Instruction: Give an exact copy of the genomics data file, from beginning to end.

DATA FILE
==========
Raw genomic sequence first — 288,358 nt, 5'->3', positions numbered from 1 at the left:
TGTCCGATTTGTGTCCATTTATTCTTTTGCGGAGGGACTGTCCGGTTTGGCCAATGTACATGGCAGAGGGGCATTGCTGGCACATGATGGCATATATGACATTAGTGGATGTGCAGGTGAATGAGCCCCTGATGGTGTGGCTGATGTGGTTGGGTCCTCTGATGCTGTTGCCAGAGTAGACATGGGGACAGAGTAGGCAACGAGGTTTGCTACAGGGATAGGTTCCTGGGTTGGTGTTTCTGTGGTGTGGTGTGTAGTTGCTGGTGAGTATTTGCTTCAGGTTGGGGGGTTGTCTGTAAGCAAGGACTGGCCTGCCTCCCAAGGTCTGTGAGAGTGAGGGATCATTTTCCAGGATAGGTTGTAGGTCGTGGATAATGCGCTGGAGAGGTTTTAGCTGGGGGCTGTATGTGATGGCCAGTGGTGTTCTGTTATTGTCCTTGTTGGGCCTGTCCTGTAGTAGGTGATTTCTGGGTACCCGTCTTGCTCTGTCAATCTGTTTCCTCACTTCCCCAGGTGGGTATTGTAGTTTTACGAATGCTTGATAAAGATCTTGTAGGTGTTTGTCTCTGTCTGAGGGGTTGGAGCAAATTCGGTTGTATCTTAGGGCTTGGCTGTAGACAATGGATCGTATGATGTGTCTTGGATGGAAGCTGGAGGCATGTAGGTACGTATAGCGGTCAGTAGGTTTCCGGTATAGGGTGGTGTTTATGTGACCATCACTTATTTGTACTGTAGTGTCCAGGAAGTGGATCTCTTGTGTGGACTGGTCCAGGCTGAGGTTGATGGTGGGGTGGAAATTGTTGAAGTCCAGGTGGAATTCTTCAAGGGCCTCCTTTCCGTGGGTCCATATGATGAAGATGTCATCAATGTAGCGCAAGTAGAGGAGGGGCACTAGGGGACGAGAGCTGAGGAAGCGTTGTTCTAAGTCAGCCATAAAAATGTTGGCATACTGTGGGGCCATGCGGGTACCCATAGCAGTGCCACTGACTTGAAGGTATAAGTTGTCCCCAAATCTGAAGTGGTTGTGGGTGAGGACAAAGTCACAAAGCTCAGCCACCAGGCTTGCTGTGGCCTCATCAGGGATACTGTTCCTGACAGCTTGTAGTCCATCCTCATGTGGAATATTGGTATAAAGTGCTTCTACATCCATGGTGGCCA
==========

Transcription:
Raw genomic sequence first — 288,358 nt, 5'->3', positions numbered from 1 at the left:
TGTCCGATTTGTGTCCATTTATTCTTTTGCGGAGGGACTGTCCGGTTTGGCCAATGTACATGGCAGAGGGGCATTGCTGGCACATGATGGCATATATGACATTAGTGGATGTGCAGGTGAATGAGCCCCTGATGGTGTGGCTGATGTGGTTGGGTCCTCTGATGCTGTTGCCAGAGTAGACATGGGGACAGAGTAGGCAACGAGGTTTGCTACAGGGATAGGTTCCTGGGTTGGTGTTTCTGTGGTGTGGTGTGTAGTTGCTGGTGAGTATTTGCTTCAGGTTGGGGGGTTGTCTGTAAGCAAGGACTGGCCTGCCTCCCAAGGTCTGTGAGAGTGAGGGATCATTTTCCAGGATAGGTTGTAGGTCGTGGATAATGCGCTGGAGAGGTTTTAGCTGGGGGCTGTATGTGATGGCCAGTGGTGTTCTGTTATTGTCCTTGTTGGGCCTGTCCTGTAGTAGGTGATTTCTGGGTACCCGTCTTGCTCTGTCAATCTGTTTCCTCACTTCCCCAGGTGGGTATTGTAGTTTTACGAATGCTTGATAAAGATCTTGTAGGTGTTTGTCTCTGTCTGAGGGGTTGGAGCAAATTCGGTTGTATCTTAGGGCTTGGCTGTAGACAATGGATCGTATGATGTGTCTTGGATGGAAGCTGGAGGCATGTAGGTACGTATAGCGGTCAGTAGGTTTCCGGTATAGGGTGGTGTTTATGTGACCATCACTTATTTGTACTGTAGTGTCCAGGAAGTGGATCTCTTGTGTGGACTGGTCCAGGCTGAGGTTGATGGTGGGGTGGAAATTGTTGAAGTCCAGGTGGAATTCTTCAAGGGCCTCCTTTCCGTGGGTCCATATGATGAAGATGTCATCAATGTAGCGCAAGTAGAGGAGGGGCACTAGGGGACGAGAGCTGAGGAAGCGTTGTTCTAAGTCAGCCATAAAAATGTTGGCATACTGTGGGGCCATGCGGGTACCCATAGCAGTGCCACTGACTTGAAGGTATAAGTTGTCCCCAAATCTGAAGTGGTTGTGGGTGAGGACAAAGTCACAAAGCTCAGCCACCAGGCTTGCTGTGGCCTCATCAGGGATACTGTTCCTGACAGCTTGTAGTCCATCCTCATGTGGAATATTGGTATAAAGTGCTTCTACATCCATGGTGGCCA